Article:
Please use this identifier to cite or link to this item: http://hdl.handle.net/1893/30505
Appears in Collections:Faculty of Health Sciences and Sport Journal Articles
Peer Review Status: Refereed
Title: Parents' and carers' awareness and perceptions of UK supermarket policies on less healthy food at checkouts: A qualitative study
Author(s): Ford, Allison
Eadie, Douglas
Adams, Jean
Adamson, Ashley
White, Martin
Stead, Martine
Contact Email: a.j.ford@stir.ac.uk
Keywords: Food policy
Supermarkets
Checkouts
Qualitative
Parents
Children
Issue Date: 1-Apr-2020
Citation: Ford A, Eadie D, Adams J, Adamson A, White M & Stead M (2020) Parents' and carers' awareness and perceptions of UK supermarket policies on less healthy food at checkouts: A qualitative study. Appetite, 147, Art. No.: 104541. https://doi.org/10.1016/j.appet.2019.104541
Abstract: Background In the retail environment strategic placement of food influences purchasing. Foods placed at checkouts have tended to be less healthy. In response to consumer concern some UK supermarkets voluntarily committed to removing less healthy food from their checkouts. We explored qualitatively the perceptions and experiences of parents and carers of younger children regarding food at supermarket checkouts, supermarket checkout food policies, and other supermarket stimuli which influences purchasing. Methods Twelve focus groups were conducted in urban central Scotland with 91 parents/carers of primary school aged children (aged 5–11 years). Results The availability of less healthy foods at checkouts was perceived as problematic, encouraging purchase requests by children and impulse buys by adults. Parents/carers were aware of a change in some supermarkets where less healthy foods had been replaced with healthier items and they were supportive of supermarket policies that placed restrictions on checkout food. Many parents/carers welcomed product-free checkouts, however the whole supermarket was perceived as manipulative and stimulating. Conclusion Voluntary supermarket policies which clearly and consistently restrict the placement of less healthy foods at checkouts have been welcomed by parents/carers of young children. Given that marketing strategies throughout the whole supermarket were viewed as problematic, public health policymakers and advocacy groups may want to encourage supermarkets to develop broader policies to support healthier food purchasing.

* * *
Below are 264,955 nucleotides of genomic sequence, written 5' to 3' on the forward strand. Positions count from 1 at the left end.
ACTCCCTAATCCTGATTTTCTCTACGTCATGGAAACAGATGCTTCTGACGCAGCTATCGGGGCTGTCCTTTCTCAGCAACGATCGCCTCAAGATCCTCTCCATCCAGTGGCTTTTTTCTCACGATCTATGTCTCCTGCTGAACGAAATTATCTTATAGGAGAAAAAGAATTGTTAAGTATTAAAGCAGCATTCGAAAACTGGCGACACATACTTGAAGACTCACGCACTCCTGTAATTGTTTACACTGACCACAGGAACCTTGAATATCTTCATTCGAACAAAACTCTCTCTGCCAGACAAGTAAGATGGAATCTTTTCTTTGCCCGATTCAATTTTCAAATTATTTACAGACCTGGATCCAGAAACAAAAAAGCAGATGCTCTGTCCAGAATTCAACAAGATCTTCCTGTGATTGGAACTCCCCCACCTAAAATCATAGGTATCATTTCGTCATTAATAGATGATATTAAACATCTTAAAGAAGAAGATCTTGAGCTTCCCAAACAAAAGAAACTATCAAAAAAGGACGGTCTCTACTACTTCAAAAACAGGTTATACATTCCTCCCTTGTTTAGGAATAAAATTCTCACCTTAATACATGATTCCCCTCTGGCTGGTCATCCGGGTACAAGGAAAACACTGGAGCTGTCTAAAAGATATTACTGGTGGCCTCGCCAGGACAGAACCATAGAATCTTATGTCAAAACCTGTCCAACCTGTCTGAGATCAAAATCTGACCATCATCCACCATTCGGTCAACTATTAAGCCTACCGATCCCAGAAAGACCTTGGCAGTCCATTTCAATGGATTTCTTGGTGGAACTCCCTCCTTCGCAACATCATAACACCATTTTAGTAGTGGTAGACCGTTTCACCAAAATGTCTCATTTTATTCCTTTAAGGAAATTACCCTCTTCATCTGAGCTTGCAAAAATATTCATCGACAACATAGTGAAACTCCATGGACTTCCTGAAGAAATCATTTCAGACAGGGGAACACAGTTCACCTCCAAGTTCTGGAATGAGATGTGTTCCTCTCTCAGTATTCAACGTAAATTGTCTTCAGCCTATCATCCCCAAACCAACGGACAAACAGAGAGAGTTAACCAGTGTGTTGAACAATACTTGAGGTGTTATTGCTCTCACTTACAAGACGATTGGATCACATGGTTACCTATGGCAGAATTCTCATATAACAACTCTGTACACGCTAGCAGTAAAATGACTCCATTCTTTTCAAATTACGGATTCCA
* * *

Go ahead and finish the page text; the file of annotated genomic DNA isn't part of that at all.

DOI Link: 10.1016/j.appet.2019.104541
Rights: This is an open access article distributed under the terms of the Creative Commons CC-BY license (https://creativecommons.org/licenses/by/4.0/), which permits unrestricted use, distribution, and reproduction in any medium, provided the original work is properly cited. You are not required to obtain permission to reuse this article.
Licence URL(s): http://creativecommons.org/licenses/by/4.0/

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